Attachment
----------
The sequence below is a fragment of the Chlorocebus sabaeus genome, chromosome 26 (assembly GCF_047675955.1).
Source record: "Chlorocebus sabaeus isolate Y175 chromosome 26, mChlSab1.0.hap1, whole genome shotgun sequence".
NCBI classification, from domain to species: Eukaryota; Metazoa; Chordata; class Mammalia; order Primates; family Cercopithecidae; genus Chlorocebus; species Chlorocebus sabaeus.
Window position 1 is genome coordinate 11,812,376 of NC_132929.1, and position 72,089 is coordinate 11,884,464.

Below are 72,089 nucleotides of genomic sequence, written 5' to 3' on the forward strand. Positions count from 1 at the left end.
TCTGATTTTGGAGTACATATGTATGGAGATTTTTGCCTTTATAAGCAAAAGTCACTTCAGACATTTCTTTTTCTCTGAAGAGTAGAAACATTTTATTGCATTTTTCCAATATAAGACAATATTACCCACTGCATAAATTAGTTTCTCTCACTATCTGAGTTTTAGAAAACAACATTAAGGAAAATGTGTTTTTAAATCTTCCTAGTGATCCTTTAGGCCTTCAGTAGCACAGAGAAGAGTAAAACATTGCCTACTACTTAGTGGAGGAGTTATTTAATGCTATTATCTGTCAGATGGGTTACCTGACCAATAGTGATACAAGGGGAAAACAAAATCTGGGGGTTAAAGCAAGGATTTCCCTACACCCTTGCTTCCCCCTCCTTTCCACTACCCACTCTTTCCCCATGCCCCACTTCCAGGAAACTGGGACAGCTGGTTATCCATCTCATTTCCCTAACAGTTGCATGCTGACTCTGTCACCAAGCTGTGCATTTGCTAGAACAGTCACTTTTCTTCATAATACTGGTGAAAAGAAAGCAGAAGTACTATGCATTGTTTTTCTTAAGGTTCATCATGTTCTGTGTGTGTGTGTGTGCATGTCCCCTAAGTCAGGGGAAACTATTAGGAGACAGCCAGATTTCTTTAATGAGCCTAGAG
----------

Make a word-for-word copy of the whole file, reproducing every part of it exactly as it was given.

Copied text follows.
The sequence below is a fragment of the Chlorocebus sabaeus genome, chromosome 26 (assembly GCF_047675955.1).
Source record: "Chlorocebus sabaeus isolate Y175 chromosome 26, mChlSab1.0.hap1, whole genome shotgun sequence".
NCBI classification, from domain to species: Eukaryota; Metazoa; Chordata; class Mammalia; order Primates; family Cercopithecidae; genus Chlorocebus; species Chlorocebus sabaeus.
Window position 1 is genome coordinate 11,812,376 of NC_132929.1, and position 72,089 is coordinate 11,884,464.

Below are 72,089 nucleotides of genomic sequence, written 5' to 3' on the forward strand. Positions count from 1 at the left end.
TCTGATTTTGGAGTACATATGTATGGAGATTTTTGCCTTTATAAGCAAAAGTCACTTCAGACATTTCTTTTTCTCTGAAGAGTAGAAACATTTTATTGCATTTTTCCAATATAAGACAATATTACCCACTGCATAAATTAGTTTCTCTCACTATCTGAGTTTTAGAAAACAACATTAAGGAAAATGTGTTTTTAAATCTTCCTAGTGATCCTTTAGGCCTTCAGTAGCACAGAGAAGAGTAAAACATTGCCTACTACTTAGTGGAGGAGTTATTTAATGCTATTATCTGTCAGATGGGTTACCTGACCAATAGTGATACAAGGGGAAAACAAAATCTGGGGGTTAAAGCAAGGATTTCCCTACACCCTTGCTTCCCCCTCCTTTCCACTACCCACTCTTTCCCCATGCCCCACTTCCAGGAAACTGGGACAGCTGGTTATCCATCTCATTTCCCTAACAGTTGCATGCTGACTCTGTCACCAAGCTGTGCATTTGCTAGAACAGTCACTTTTCTTCATAATACTGGTGAAAAGAAAGCAGAAGTACTATGCATTGTTTTTCTTAAGGTTCATCATGTTCTGTGTGTGTGTGTGTGCATGTCCCCTAAGTCAGGGGAAACTATTAGGAGACAGCCAGATTTCTTTAATGAGCCTAGAG